A Nevada woman died from a superbug she contracted while traveling in India, and the bug resisted all major antibiotics produced in the U.S. when she was treated, according to multiple reports. Experts are worried that this could mean an uptick in widespread, incurable diseases.
The Centers for Disease Control released a report Friday confirming that the woman’s infection resisted all antibiotics used to try to treat her. CDC officials said in the report the bacteria that caused her infection has a “resistance mechanism[s] of great concern,” meaning the bug resists all antibiotics, which poses a serious threat to public health.
The woman was hospitalized in August after traveling through India and receiving medical care there for a fractured femur, according to multiple reports. Upon returning to the U.S., she was diagnosed with systemic inflammatory response syndrome, according to the CDC report. She suffered from septic shock as a result. The initial fracture led to an infection in her thigh bone and hip.
Bacteria was taken from the infection for testing, and doctors found the strain was a bacterial group called carbapenem-resistant Enterobacteriaceae (CRE) with an NDM-1 mutation. CRE refers to a family of drug-resistant bacteria that have evolved so a whole class of antibiotics cannot kill them. An NDM-1 mutation means the virus is even more drug resistant and outcomes of treatment are unpredictable.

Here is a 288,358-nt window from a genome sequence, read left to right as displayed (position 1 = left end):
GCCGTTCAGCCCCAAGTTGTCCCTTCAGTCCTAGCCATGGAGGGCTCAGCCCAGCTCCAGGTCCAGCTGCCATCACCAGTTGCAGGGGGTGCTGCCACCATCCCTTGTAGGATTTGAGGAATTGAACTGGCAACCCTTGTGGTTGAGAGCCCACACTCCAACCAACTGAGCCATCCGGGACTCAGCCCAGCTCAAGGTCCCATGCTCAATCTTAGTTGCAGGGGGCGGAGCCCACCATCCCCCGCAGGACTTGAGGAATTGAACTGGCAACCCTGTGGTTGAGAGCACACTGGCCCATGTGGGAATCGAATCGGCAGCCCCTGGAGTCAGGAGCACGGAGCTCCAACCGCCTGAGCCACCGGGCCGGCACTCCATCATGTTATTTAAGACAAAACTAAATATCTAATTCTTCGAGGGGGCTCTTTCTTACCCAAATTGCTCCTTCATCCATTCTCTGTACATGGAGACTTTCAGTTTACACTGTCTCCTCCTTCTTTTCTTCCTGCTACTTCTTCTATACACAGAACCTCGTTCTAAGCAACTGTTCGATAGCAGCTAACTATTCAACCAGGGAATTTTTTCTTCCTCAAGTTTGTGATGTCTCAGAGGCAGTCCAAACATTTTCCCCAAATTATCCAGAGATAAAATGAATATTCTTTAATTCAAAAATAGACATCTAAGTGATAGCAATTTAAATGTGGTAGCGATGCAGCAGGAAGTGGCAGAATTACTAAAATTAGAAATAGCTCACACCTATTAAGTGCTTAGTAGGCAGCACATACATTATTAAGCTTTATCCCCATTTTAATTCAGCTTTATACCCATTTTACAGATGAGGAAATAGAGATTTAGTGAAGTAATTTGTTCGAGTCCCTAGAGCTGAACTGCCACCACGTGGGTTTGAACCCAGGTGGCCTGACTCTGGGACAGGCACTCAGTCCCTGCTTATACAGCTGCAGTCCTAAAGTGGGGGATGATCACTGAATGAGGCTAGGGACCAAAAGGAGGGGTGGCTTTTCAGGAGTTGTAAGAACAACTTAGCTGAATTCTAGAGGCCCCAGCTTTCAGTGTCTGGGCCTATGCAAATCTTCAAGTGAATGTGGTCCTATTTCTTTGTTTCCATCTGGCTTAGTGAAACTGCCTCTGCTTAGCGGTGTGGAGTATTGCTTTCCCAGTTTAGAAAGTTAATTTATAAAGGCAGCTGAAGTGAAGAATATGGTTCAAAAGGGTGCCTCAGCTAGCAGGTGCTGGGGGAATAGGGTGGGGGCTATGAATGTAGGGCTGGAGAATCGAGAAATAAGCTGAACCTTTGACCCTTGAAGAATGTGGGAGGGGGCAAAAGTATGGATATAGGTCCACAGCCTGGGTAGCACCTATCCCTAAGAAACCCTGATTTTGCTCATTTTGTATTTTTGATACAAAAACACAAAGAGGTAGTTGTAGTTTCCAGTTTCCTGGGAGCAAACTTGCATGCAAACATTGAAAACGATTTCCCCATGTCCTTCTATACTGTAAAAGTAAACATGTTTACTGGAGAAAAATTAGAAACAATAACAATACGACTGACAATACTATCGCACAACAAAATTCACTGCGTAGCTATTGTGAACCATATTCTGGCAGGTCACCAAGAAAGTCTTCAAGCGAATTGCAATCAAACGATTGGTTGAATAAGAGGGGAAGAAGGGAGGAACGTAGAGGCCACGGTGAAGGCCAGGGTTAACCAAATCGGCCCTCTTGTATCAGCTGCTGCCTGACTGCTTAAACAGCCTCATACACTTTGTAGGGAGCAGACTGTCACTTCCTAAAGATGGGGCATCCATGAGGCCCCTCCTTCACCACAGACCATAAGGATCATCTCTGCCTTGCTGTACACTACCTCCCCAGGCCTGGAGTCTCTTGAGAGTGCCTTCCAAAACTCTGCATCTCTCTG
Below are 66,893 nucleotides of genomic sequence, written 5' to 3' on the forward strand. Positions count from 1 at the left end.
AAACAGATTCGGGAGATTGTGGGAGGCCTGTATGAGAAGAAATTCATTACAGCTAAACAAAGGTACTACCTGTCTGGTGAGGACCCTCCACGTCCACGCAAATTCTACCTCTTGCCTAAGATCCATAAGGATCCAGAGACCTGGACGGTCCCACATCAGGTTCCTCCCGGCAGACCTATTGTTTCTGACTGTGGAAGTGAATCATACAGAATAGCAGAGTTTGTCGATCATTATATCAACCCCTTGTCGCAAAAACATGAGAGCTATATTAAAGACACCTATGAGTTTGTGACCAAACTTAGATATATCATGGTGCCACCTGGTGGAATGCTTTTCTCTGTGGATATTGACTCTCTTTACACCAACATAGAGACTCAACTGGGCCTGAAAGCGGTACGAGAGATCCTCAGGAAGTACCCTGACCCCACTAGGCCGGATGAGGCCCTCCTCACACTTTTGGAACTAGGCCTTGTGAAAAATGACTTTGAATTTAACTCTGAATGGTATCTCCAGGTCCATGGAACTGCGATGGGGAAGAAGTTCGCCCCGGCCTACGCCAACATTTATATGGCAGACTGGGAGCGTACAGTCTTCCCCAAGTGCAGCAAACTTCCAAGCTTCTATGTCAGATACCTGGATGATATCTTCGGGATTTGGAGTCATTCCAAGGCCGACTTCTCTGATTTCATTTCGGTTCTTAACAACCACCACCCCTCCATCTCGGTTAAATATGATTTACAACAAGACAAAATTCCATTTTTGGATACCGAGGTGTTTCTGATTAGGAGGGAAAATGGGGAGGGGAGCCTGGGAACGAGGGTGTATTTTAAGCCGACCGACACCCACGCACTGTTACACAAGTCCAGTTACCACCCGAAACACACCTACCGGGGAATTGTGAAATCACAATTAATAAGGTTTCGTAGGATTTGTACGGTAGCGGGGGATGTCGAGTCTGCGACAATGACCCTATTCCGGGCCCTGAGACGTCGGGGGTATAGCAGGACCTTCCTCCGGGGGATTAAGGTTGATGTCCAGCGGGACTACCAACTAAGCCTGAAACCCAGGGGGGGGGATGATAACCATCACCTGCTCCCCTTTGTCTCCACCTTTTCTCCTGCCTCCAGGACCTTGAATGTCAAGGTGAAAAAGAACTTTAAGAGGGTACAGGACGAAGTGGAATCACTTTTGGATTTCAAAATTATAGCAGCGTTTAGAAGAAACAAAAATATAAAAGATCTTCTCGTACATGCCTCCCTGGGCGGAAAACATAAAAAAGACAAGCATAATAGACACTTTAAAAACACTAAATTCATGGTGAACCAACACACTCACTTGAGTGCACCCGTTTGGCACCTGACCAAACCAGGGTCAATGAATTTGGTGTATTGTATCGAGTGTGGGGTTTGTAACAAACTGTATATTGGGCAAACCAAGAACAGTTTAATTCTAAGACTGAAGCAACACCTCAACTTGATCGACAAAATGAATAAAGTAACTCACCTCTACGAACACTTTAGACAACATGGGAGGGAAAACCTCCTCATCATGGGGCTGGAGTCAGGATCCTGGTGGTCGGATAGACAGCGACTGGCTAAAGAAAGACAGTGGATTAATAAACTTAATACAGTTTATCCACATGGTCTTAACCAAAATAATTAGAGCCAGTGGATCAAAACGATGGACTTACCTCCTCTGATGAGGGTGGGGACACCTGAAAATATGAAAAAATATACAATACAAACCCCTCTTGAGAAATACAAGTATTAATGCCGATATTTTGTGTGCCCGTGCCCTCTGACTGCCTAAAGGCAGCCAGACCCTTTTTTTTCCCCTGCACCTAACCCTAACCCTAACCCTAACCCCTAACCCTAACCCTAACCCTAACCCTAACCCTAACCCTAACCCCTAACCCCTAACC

Only one compound, fosfomycin, is thought to have been able to kill the bacteria the woman had. But fosfomycin is only approved in pill form for treatment of another infection, cystitis, according to the CDC. An intravenous form of fosfomycin is available in other countries, but the woman died before doctors could discuss using it.
The presence of an incurable superbug has experts worried, since superbugs are still extremely rare in the U.S., according to a Huffington Post report.
The CDC report emphasizes the danger of a superbug that is resistant to all antibiotics. These types of bacteria are very uncommon: over 80 percent of bacteria tested can be controlled with at least one class of antibiotics, and over 90 percent can be treated with another antibiotic that is effective against drug-resistant bacteria, according to the CDC.
Superbugs not only resist antibiotics, but can swap genes with one another, causing a disease to mutate even faster.
This means that experts must take a serious look at infection control in case of future superbugs. Luckily, the bacteria present in the woman’s infection was contained, but the risk for serious, incurable disease in the future is a threat, according to speculation based on this woman’s case.